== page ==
Judge allows controversial evidence

Published 12:00 am Tuesday, August 19, 2008

WINTON – A controversial piece of evidence was introduced here Monday in day six of the Tyrelle Overton murder trial in which Eric Alan Oakes, 26, stands charged.

After the testimony of two SBI agents involved in the case, former Detective Lieutenant

Scott Outlaw took the stand late Monday morning and all of the afternoon.

Outlaw was the lead Ahoskie Police Department detective in the July 2002 shooting death of Overton.

He testified that after the car allegedly used in the shooting was traced back to Oakes’ co-defendant, Joseph &uot;Joey&uot; Forehand, a search was conducted of that vehicle.

Among the items found in that search was a .380-caliber live round found in Forehand’s car. The initials &uot;T.O.&uot; were engraved in the bullet.

Defense attorney David Sutton objected to the bullet or photos of it being admitted as evidence, or even discussed in court.

&uot;I object to the bullet with the initials T.O. on it that was found in the vehicle upon its search, on the grounds that it is not relevant to this defendant,&uot; Sutton stated in open court.

Judge William C. Griffin overruled the objection, commenting, &uot;Well then he doesn’t have anything to worry about, does he?&uot;

Sutton replied, &uot;It might be viewed as a trophy, like they killed Tyrelle Overton on purpose.&uot;

The bullet in question was again mentioned later in Outlaw’s testimony after the lunch recess.

Outlaw clarified that a &uot;live&uot; round meant that the bullet had not been fired out of a weapon.

He further stated where specifically in Forehand’s car the bullet was located.

&uot;It was found on the console of the vehicle… the initials ‘T.O.’ were engraved in the copper jacket of the bullet,&uot; Outlaw noted.

Sutton then made a motion to have a mistrial declared, but that was denied by Judge Griffin, and a motion to strike that statement from the record, which was also denied.

An hour later, Judge Griffin sent the jury out in response to an objection on another matter and Sutton again brought up his concerns regarding the bullet.

&uot;I object on the grounds that it is unnecessarily damaging and irrelevant and entirely prejudicial against my client,&uot; he stated.

Griffin again denied the motion and called for the jury to return.

The bullet found in Forehand’s vehicle was introduced as evidence along with two bullets of the same caliber that were extracted from Overton’s body during the autopsy.

In testimony heard late last week from two law enforcement officers, .380-caliber shell casings were found at the crime scene.

After the photos were shown, Sutton objected once more and moved for a mistrial, stating that the bullet had nothing to do with his client.

Judge Griffin denied the motion and further instructed Sutton to simply object rather than editorialize.

Sutton then remarked, &uot;In fact it comes close to prosecutorial misconduct.&uot;

Enlarged photographs showed clearly that the .380-caliber live round found in Forehand’s vehicle was clearly displayed and wedged in the center panel of the car in between the air conditioning and heating control knobs.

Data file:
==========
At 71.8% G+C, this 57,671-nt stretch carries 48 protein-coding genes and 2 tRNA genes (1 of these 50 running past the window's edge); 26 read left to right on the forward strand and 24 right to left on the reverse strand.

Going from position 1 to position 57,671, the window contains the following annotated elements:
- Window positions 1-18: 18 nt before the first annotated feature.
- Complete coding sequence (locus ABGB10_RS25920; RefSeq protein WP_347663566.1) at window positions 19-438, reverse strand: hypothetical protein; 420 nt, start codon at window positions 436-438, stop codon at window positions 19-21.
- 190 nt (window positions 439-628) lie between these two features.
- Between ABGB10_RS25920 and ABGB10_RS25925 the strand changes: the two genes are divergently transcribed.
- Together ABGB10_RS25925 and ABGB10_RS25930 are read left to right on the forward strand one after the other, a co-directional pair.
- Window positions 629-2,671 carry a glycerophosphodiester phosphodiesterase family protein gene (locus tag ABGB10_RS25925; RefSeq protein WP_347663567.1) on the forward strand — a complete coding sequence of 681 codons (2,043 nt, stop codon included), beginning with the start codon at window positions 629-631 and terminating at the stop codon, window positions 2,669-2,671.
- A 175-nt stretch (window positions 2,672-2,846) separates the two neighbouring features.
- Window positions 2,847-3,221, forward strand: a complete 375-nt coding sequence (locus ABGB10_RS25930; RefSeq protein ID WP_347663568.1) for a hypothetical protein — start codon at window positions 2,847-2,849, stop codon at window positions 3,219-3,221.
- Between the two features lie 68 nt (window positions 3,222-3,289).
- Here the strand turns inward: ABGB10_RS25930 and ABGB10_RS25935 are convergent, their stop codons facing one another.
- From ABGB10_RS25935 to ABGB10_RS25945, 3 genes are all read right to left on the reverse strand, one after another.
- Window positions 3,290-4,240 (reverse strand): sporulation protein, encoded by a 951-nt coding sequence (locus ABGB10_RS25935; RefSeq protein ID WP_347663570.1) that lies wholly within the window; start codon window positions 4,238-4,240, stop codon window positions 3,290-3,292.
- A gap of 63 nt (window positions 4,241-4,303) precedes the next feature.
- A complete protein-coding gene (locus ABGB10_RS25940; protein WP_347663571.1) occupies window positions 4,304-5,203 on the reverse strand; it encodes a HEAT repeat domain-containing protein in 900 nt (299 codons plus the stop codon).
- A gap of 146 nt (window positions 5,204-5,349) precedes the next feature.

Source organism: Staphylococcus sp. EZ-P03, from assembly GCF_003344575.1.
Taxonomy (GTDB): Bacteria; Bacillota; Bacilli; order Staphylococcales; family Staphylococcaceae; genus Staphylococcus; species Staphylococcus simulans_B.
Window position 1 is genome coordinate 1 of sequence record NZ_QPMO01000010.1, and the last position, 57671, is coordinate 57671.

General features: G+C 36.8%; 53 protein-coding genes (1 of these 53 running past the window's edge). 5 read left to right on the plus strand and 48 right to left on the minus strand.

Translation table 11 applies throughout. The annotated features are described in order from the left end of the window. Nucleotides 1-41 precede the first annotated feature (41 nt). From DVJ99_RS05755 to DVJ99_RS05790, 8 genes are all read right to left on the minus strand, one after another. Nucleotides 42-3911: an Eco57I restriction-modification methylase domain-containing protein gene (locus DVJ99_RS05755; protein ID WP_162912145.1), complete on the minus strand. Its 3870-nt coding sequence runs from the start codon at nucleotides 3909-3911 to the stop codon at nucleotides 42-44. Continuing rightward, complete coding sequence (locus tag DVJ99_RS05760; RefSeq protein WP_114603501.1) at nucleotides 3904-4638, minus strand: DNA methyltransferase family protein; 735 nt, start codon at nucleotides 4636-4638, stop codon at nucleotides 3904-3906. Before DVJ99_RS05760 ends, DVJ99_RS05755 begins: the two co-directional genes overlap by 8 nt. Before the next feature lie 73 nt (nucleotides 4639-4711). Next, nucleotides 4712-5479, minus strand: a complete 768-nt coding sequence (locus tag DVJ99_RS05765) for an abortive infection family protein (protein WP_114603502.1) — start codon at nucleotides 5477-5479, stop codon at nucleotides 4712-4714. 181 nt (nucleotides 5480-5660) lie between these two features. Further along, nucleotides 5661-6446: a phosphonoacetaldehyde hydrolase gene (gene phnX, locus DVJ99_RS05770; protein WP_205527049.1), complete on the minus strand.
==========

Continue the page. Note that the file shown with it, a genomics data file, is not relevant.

After the jury was sent out of the courtroom for the afternoon recess, District 6B Attorney Valerie Asbell objected to Sutton’s remark on prosecutorial misconduct.

&uot;I object to what Mr. Sutton said about misconduct in front of the jury,&uot; she stated.

Griffin responded, &uot;I’m not even going to dignify that (Sutton’s remark) by addressing it again.&uot;

On cross-examination, Sutton inquired as to whether Outlaw had evidence that the &uot;T.O.&uot; was carved by Oakes.

&uot;Do you have evidence that the T.O. was carved by my client?

In fact, don’t you have evidence that it was carved by Joey Forehand,&uot; he asked.

Outlaw replied, &uot;Yes, he (Forehand) placed it there.&uot;

Outlaw further testified that nothing belonging to Oakes or that could be directly attributed to Oakes was found in the search of Forehand’s vehicle, including fingerprints, hair, personal items or DNA evidence.

Sutton added, &uot;So, with the exception of his (Oakes) having driven the car back to Fayetteville on July 13, nothing you found in this car has anything to do with Oakes, is that correct?&uot;

Outlaw stated, &uot;That’s right.&uot;

Earlier, Outlaw had also testified to the sworn, handwritten statement given by Oakes after his arrest on April 7, 2003.

In it, Oakes apparently stated that he and Forehand had gone to a bar in Forehand’s hometown and that Forehand wanted to buy Ecstasy.

Oakes stated that Forehand was robbed by someone there of $250 and the next weekend the pair returned to Ahoskie to find that person.

In his statement, Oakes further wrote that on July 13, Forehand said he saw the man at Wal-Mart and that they proceeded to follow him in his vehicle.

Oakes’ statement also said that he got in the vehicle with that person and that he (Overton) tried to grab the gun from him and it went off.

Outlaw was still on the stand when court recessed for the day Monday afternoon.

He is expected to continue testifying this morning (Tuesday).